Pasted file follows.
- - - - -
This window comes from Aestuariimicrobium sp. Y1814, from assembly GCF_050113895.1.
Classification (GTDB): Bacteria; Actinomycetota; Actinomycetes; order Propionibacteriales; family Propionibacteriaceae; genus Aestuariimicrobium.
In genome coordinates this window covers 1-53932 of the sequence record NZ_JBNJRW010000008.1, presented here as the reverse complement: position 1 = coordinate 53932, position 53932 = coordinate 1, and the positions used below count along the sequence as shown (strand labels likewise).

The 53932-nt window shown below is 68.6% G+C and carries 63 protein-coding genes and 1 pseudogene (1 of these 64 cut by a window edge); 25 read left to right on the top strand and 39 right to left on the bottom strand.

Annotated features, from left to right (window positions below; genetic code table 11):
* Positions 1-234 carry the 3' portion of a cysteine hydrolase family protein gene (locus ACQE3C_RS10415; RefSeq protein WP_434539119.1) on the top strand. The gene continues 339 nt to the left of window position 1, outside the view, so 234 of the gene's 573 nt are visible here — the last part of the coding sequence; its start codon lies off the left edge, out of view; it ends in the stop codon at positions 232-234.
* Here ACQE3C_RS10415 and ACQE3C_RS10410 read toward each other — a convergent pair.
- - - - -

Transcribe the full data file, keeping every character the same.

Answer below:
This window comes from Aestuariimicrobium sp. Y1814, from assembly GCF_050113895.1.
Classification (GTDB): Bacteria; Actinomycetota; Actinomycetes; order Propionibacteriales; family Propionibacteriaceae; genus Aestuariimicrobium.
In genome coordinates this window covers 1-53932 of the sequence record NZ_JBNJRW010000008.1, presented here as the reverse complement: position 1 = coordinate 53932, position 53932 = coordinate 1, and the positions used below count along the sequence as shown (strand labels likewise).

The 53932-nt window shown below is 68.6% G+C and carries 63 protein-coding genes and 1 pseudogene (1 of these 64 cut by a window edge); 25 read left to right on the top strand and 39 right to left on the bottom strand.

Annotated features, from left to right (window positions below; genetic code table 11):
* Positions 1-234 carry the 3' portion of a cysteine hydrolase family protein gene (locus ACQE3C_RS10415; RefSeq protein WP_434539119.1) on the top strand. The gene continues 339 nt to the left of window position 1, outside the view, so 234 of the gene's 573 nt are visible here — the last part of the coding sequence; its start codon lies off the left edge, out of view; it ends in the stop codon at positions 232-234.
* Here ACQE3C_RS10415 and ACQE3C_RS10410 read toward each other — a convergent pair.